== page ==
A clear risk to this dynamic is that the RBA could turn more cautious on the outlook as they fear the economic recovery could be stifled by rising Coronavirus cases and associated restrictions.
"While the market has priced in a number of hikes by 2024, our economists still expect that the RBA will not initiate lift-off until May 2024," says Pandl.
At least 20 new Covid cases were reported across Sydney on Monday after the city of five million entered a two-week lockdown at 6pm on Saturday.
The rising cases come amidst a strikingly slow vaccination rollout which means the country will be forced to pursue aggressive lockdowns in order to maintain their zero-covid policy well into 2022.
Data from the Australian government shows only about 1.4 million double doses of vaccine have been administered in the country of 25 million people, with the BBC reporting pharmacies are sitting on stockpiles of unused AstraZeneca shots.
A risk to the economic outlook is that lockdowns are extended to contain the highly transmissible Delta variant of the virus, negatively impacting on business activity and consumer confidence.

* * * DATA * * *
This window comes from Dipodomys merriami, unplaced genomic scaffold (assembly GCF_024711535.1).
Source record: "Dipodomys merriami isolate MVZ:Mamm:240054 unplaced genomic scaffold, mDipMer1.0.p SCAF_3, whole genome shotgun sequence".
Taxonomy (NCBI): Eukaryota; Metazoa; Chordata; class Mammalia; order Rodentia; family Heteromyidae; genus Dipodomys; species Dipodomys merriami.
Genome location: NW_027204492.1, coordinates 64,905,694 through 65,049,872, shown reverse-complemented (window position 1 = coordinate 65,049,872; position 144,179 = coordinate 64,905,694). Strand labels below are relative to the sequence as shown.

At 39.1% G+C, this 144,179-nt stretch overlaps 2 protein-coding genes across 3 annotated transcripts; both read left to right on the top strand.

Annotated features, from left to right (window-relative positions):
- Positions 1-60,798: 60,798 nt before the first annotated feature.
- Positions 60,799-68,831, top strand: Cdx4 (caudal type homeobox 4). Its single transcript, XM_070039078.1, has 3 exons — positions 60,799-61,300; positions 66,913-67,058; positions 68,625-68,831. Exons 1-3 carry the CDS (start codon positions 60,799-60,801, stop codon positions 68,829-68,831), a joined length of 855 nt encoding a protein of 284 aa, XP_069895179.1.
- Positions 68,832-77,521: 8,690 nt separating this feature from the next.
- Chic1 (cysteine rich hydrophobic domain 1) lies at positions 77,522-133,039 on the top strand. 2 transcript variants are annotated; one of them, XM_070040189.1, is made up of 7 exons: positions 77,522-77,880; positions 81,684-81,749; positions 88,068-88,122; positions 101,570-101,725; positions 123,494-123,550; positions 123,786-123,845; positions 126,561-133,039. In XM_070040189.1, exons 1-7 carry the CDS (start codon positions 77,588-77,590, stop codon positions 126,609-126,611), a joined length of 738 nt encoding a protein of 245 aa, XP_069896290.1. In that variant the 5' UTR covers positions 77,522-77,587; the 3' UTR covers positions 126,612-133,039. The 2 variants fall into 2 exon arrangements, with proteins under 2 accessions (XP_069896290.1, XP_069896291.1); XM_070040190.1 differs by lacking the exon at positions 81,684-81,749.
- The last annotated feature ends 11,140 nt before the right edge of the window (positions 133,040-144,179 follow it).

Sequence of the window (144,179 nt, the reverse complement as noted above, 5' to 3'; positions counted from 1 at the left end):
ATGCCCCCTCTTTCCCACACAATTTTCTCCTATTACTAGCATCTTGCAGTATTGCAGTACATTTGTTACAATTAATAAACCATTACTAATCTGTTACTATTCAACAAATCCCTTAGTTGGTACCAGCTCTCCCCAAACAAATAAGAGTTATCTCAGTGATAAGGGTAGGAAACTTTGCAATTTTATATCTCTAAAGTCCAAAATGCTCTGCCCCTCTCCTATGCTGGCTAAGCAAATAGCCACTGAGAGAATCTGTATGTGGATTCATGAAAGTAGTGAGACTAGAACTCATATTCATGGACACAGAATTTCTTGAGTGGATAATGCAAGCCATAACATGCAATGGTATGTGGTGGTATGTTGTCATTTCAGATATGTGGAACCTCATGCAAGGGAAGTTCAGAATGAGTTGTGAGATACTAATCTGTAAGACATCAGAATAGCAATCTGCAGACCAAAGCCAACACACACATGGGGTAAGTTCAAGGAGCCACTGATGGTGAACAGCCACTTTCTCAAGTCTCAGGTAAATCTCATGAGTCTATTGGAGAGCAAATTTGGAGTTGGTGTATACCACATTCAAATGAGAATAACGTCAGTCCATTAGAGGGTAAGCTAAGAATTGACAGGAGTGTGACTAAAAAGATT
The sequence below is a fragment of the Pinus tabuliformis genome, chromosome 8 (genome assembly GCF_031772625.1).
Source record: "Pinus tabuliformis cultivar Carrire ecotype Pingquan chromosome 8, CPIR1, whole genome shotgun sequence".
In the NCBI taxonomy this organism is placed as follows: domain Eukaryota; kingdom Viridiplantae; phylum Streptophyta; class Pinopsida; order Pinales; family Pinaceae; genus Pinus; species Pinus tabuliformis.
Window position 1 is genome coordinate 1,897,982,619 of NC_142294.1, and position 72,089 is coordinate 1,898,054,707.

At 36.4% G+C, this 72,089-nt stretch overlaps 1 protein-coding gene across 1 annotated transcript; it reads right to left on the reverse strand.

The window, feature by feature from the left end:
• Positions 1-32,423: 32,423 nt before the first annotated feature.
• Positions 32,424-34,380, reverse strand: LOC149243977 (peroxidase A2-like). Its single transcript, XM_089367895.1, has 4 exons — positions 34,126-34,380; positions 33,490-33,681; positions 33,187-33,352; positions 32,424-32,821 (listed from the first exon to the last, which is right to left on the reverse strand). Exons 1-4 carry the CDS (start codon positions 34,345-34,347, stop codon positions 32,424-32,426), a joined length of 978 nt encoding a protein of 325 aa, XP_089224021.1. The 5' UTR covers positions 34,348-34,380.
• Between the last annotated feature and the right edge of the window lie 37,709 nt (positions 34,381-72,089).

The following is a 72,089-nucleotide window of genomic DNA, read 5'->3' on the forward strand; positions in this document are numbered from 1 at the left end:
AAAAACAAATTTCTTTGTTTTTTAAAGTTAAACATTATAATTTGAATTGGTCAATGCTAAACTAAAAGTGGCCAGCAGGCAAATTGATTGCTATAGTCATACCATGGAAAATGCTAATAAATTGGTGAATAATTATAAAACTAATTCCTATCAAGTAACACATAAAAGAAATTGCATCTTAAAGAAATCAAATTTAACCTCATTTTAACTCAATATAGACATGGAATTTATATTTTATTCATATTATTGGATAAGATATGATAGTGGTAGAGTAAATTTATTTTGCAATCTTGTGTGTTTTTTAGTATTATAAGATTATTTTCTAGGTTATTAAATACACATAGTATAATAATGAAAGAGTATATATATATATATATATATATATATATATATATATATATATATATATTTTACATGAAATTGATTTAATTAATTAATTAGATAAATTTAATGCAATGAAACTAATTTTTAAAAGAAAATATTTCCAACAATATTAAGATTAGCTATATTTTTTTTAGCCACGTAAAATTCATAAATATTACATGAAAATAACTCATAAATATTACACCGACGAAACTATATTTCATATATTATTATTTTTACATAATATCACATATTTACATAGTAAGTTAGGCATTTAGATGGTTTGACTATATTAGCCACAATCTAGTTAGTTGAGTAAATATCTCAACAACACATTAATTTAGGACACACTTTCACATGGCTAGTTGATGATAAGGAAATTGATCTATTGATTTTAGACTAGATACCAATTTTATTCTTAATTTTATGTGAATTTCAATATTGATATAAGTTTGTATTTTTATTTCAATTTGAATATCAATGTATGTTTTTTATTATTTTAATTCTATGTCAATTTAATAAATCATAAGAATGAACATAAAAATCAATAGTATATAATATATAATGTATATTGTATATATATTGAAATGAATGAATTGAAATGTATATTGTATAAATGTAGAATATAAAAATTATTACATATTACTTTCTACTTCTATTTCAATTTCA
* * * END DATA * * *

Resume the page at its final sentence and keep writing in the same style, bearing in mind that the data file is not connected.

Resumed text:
The situation also means the country will likely clamp down further on international rivals, tightening what is effectively one of the strictest border policy in the world.
The shut border policy remains popular with Australians, however concerns are rising over the ongoing economic cost of the policy and the longer-term impact it will have on Australia's ability to compete globally.
Noonan says there was rising speculation the RBA might on July 06 drop the reference from previous statements that conditions for a rate rise are "unlikely to be until 2024 at the earliest."
"Such expectations may have to be scaled back due to the rise in coronavirus-related uncertainty, which the RBA has previously flagged as a continuing concern," says Noonan.
The RBA has previously flagged Covid as a continuing concern and the June meeting statement noted: "an important ongoing source of uncertainty is the possibility of significant outbreaks of the virus".
"The RBA may use the lockdowns as cover to push back against the market's more hawkish predictions. The bank's insistence that the economy needs more stimulus hasn't wavered and any tweak to their bond-buying programme announced at the July meeting is unlikely to be delivered with a hawkish tone," says Noonan.
Strategists at Goldman Sachs tell their clients in a weekly note the market should now price with more confidence that the RBA is unlikely to materially tighten policy before 2024, making it an outright laggard compared to peers.
Goldman Sachs exchange rate forecasts reflect this view through mild underperformance on AUD crosses, namely versus NZD, CAD, or EUR.
"Should market pricing move toward our forecasts, our estimates suggest that AUD is poised for slightly more underperformance relative to some of its G10 peers," says Pandl.